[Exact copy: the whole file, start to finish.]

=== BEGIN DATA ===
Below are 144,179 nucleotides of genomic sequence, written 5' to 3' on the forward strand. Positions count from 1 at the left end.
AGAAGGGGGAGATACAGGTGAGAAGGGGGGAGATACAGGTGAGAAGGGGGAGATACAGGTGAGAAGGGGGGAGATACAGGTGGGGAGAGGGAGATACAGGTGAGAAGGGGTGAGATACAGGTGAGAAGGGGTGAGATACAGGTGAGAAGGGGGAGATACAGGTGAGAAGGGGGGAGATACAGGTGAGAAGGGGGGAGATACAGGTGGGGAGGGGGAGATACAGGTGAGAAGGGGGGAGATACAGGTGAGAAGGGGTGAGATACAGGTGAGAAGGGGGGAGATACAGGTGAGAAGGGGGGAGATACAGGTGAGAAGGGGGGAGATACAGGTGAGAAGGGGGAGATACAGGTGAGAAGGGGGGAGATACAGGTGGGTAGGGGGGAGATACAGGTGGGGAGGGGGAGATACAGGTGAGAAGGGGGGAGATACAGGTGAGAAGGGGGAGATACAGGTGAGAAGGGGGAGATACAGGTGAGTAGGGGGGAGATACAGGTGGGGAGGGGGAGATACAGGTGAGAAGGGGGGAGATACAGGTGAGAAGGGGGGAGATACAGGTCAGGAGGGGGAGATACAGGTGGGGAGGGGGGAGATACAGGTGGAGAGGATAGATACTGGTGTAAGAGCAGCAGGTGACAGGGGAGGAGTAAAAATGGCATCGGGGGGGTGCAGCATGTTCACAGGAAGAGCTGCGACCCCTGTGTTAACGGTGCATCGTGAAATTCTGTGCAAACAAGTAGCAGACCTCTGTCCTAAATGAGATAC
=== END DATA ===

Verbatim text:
Below are 144,179 nucleotides of genomic sequence, written 5' to 3' on the forward strand. Positions count from 1 at the left end.
AGAAGGGGGAGATACAGGTGAGAAGGGGGGAGATACAGGTGAGAAGGGGGAGATACAGGTGAGAAGGGGGGAGATACAGGTGGGGAGAGGGAGATACAGGTGAGAAGGGGTGAGATACAGGTGAGAAGGGGTGAGATACAGGTGAGAAGGGGGAGATACAGGTGAGAAGGGGGGAGATACAGGTGAGAAGGGGGGAGATACAGGTGGGGAGGGGGAGATACAGGTGAGAAGGGGGGAGATACAGGTGAGAAGGGGTGAGATACAGGTGAGAAGGGGGGAGATACAGGTGAGAAGGGGGGAGATACAGGTGAGAAGGGGGGAGATACAGGTGAGAAGGGGGAGATACAGGTGAGAAGGGGGGAGATACAGGTGGGTAGGGGGGAGATACAGGTGGGGAGGGGGAGATACAGGTGAGAAGGGGGGAGATACAGGTGAGAAGGGGGAGATACAGGTGAGAAGGGGGAGATACAGGTGAGTAGGGGGGAGATACAGGTGGGGAGGGGGAGATACAGGTGAGAAGGGGGGAGATACAGGTGAGAAGGGGGGAGATACAGGTCAGGAGGGGGAGATACAGGTGGGGAGGGGGGAGATACAGGTGGAGAGGATAGATACTGGTGTAAGAGCAGCAGGTGACAGGGGAGGAGTAAAAATGGCATCGGGGGGGTGCAGCATGTTCACAGGAAGAGCTGCGACCCCTGTGTTAACGGTGCATCGTGAAATTCTGTGCAAACAAGTAGCAGACCTCTGTCCTAAATGAGATAC